Knowledge at Wharton: How can you succeed at localizing content? For example, Sesame Street has experimented with localizing content with Galli Galli Sim Sim. How does your approach differ from theirs?


Screwvala: Sesame Street’s approach didn’t go down well at all; it didn’t strike a chord with its audience. Localization, to me, means that the content has to originate locally.


I think differently about localization than about adaptation or translation. There is a huge difference between these three concepts. If we had taken Shin-Chan and tried to adapt it for India, it would not have worked; we just took the show as it was and dubbed it. When we did our local, live action Hero, if we had done that as an adaptation, that, too, would not have worked in that context.


Galli Galli Sim Sim is an adaptation, and in my view that is why it hasn’t worked. If they had localized it by saying the show was meant to teach children English, that might have helped. After all, Sesame Street is primarily for teaching English to pre-schoolers. If you look at market research on children’s TV channels in India, it’s kids aged eight to 14 who watch those shows. If you provide programming for children aged two to six years, you will alienate those aged eight to 14. You will never get any traction. You have to remember there’s a fine line between localization and adaptation. For example, take the comedy show Friends — friendship is a universal concept, but if you were to take those relationships and adapt them to a different culture, it wouldn’t work because those relationships are not real in places like India.


Knowledge at Wharton: Going back to your deals with Fox and Disney, how do you protect UTV’s interests in dealing with Hollywood?


Screwvala: I don’t think of them as “Hollywood” but as individual media companies. Disney and UTV have a relationship because they like our television model, our movie model, our interactive and gaming model, our broadcasting model and our Internet model. With Fox, The Happening is much more high profile right now, but in the overall scheme of things, that is not what we are looking at — we essentially look at integrated media plays.


The question of “protecting” UTV’s interests does not arise because if both sides have an equitable relationship, protection is not necessary. We believe we have certain strengths — and as long as those are recognized and we can take two plus two and make 22, that would be great. There could be differences of opinion even if two companies are equal partners.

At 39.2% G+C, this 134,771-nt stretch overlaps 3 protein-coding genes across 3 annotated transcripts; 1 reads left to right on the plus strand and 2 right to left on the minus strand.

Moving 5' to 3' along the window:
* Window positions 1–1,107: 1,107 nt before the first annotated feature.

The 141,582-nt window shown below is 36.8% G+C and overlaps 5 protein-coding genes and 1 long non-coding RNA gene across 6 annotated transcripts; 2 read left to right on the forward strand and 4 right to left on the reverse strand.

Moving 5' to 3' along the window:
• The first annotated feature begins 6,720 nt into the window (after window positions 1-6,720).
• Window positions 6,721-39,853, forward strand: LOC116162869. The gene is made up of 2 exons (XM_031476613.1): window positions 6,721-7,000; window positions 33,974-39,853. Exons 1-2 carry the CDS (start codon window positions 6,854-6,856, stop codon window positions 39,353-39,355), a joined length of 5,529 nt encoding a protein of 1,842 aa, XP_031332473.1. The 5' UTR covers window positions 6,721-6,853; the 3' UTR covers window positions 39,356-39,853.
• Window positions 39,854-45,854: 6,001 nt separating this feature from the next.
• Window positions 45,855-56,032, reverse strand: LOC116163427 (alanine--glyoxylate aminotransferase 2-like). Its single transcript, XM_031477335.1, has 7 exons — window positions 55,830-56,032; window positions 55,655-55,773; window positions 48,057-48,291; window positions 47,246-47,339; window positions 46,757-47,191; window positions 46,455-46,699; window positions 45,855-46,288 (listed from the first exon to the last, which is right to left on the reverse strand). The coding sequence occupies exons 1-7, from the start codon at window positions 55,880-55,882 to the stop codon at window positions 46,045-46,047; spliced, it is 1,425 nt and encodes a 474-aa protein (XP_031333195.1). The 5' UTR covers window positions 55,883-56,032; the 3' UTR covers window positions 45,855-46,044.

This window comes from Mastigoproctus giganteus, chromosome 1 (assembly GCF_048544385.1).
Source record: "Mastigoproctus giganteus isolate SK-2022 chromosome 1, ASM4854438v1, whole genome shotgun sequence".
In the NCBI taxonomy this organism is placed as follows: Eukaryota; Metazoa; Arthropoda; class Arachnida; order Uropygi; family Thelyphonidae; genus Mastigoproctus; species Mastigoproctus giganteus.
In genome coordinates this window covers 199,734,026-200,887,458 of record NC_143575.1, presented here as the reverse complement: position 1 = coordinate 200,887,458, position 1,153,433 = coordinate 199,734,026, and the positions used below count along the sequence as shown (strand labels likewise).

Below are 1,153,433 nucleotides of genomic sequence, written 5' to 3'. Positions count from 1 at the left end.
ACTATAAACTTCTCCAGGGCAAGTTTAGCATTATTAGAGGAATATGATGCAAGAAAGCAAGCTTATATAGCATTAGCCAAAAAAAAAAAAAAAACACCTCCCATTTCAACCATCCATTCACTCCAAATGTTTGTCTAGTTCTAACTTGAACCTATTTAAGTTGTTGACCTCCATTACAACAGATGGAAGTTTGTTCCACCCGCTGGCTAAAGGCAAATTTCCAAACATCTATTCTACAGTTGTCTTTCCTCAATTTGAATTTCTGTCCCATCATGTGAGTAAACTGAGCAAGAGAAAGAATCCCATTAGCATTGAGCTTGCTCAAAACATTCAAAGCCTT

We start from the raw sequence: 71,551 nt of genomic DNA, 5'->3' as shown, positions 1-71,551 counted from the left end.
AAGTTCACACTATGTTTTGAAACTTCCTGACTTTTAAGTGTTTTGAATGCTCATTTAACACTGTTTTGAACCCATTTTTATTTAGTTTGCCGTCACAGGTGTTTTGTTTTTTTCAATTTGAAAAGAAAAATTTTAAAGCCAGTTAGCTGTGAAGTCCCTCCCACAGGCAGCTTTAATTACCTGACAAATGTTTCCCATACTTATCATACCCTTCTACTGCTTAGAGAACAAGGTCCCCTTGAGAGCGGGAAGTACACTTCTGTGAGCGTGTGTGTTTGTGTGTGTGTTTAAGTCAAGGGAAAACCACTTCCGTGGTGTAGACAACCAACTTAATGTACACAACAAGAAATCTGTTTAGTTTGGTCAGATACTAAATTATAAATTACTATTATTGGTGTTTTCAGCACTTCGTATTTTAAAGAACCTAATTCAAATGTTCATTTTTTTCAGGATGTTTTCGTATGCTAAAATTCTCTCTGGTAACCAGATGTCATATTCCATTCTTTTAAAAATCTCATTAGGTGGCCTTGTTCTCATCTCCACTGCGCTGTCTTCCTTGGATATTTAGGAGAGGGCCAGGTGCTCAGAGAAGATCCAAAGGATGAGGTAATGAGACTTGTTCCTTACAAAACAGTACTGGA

Maturity in most of these relationships descends into discord when the element of control becomes an obsession. Therefore, when one is looking at a structure, most people don’t want to give up 51% because they don’t want to cross a mental barrier that says they are giving up control. But we are here to create wealth — I would much rather do that with a larger partner.


That was a crossroads that we had already crossed — UTV as a company and myself personally. For me, scale is more important than control. Once you start thinking about scale, performance is going to count in any case because we are a public limited company. Whether Disney thinks I am a good CEO or the rest of the shareholders think I am a good CEO is equally bad or good — because I have to be accountable for my performance. The other thing that comes about when you cross the 51% threshold in shareholding is that of overall accountability in that context — and therefore management versus shareholding. If I think I am not the right person to lead the company at the next level of its growth, I could just continue to be a shareholder.


So in dealing with the studios, if we are equal partners in perpetuity, there needs to be a certain transparency. Like Disney, we have had a very long relationship with News Corp.; they were among our original shareholders so there’s a comfort level there that goes back to 1995.


Knowledge at Wharton: In order to raise funds for UTV’s films and other activities you took the company public and you also raised money on London’s Alternative Investment Market. That is different than the way at least some Bollywood movies were traditionally financed — by money from dubious sources in the underworld of Mumbai and the Persian Gulf. How are movies financed these days? What is the trend?


Screwvala: The situation doesn’t exist any more — and it almost did not exist before except for a very small minority of instances. Perhaps 2% to 5% of people in the film industry raised money that way.


When you make a movie, you don’t have a balance sheet, so you don’t have collateral. As a result, you are borrowing cash at a high interest rate — and your lenders tend to be people who are ready to write off the amount. Those are sometimes people for whom the money would have come very easily — the people whom you refer to as “dubious sources.” That is true enough — but it can happen in real estate or any other industry. The balance in the media industry has tilted 110% towards transparent sources of funding. We would not have entered the business if we had thought that was not the case. There could be a small percentage of deals that are done in dubious ways but that does not disallow people from doing business through normal channels.